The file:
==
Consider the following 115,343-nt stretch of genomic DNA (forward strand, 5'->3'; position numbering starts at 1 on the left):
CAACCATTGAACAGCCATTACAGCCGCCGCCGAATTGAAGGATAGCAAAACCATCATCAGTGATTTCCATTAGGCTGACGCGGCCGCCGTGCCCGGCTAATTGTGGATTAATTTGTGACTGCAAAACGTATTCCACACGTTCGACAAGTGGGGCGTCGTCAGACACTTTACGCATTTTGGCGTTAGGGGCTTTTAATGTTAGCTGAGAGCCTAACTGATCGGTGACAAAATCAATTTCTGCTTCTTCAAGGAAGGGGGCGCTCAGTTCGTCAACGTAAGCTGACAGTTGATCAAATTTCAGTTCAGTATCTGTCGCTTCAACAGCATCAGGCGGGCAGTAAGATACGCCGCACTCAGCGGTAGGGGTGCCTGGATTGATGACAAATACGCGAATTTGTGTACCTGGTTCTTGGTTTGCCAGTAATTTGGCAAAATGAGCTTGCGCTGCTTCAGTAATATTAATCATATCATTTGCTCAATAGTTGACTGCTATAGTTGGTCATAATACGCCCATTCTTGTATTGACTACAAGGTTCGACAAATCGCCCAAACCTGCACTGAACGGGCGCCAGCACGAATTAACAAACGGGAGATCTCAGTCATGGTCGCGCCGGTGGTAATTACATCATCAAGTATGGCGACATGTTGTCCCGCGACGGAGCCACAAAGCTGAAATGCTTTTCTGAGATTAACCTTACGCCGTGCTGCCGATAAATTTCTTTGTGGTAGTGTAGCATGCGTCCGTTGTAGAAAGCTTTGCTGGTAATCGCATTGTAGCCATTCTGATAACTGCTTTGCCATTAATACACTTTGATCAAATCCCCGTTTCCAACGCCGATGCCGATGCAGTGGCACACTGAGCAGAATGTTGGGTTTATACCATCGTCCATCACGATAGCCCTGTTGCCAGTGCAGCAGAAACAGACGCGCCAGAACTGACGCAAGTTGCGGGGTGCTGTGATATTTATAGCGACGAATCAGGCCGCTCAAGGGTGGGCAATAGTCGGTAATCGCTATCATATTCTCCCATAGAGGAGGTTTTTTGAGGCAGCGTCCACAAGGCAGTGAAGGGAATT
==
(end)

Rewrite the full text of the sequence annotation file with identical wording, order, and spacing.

Consider the following 115,343-nt stretch of genomic DNA (forward strand, 5'->3'; position numbering starts at 1 on the left):
CAACCATTGAACAGCCATTACAGCCGCCGCCGAATTGAAGGATAGCAAAACCATCATCAGTGATTTCCATTAGGCTGACGCGGCCGCCGTGCCCGGCTAATTGTGGATTAATTTGTGACTGCAAAACGTATTCCACACGTTCGACAAGTGGGGCGTCGTCAGACACTTTACGCATTTTGGCGTTAGGGGCTTTTAATGTTAGCTGAGAGCCTAACTGATCGGTGACAAAATCAATTTCTGCTTCTTCAAGGAAGGGGGCGCTCAGTTCGTCAACGTAAGCTGACAGTTGATCAAATTTCAGTTCAGTATCTGTCGCTTCAACAGCATCAGGCGGGCAGTAAGATACGCCGCACTCAGCGGTAGGGGTGCCTGGATTGATGACAAATACGCGAATTTGTGTACCTGGTTCTTGGTTTGCCAGTAATTTGGCAAAATGAGCTTGCGCTGCTTCAGTAATATTAATCATATCATTTGCTCAATAGTTGACTGCTATAGTTGGTCATAATACGCCCATTCTTGTATTGACTACAAGGTTCGACAAATCGCCCAAACCTGCACTGAACGGGCGCCAGCACGAATTAACAAACGGGAGATCTCAGTCATGGTCGCGCCGGTGGTAATTACATCATCAAGTATGGCGACATGTTGTCCCGCGACGGAGCCACAAAGCTGAAATGCTTTTCTGAGATTAACCTTACGCCGTGCTGCCGATAAATTTCTTTGTGGTAGTGTAGCATGCGTCCGTTGTAGAAAGCTTTGCTGGTAATCGCATTGTAGCCATTCTGATAACTGCTTTGCCATTAATACACTTTGATCAAATCCCCGTTTCCAACGCCGATGCCGATGCAGTGGCACACTGAGCAGAATGTTGGGTTTATACCATCGTCCATCACGATAGCCCTGTTGCCAGTGCAGCAGAAACAGACGCGCCAGAACTGACGCAAGTTGCGGGGTGCTGTGATATTTATAGCGACGAATCAGGCCGCTCAAGGGTGGGCAATAGTCGGTAATCGCTATCATATTCTCCCATAGAGGAGGTTTTTTGAGGCAGCGTCCACAAGGCAGTGAAGGGAATT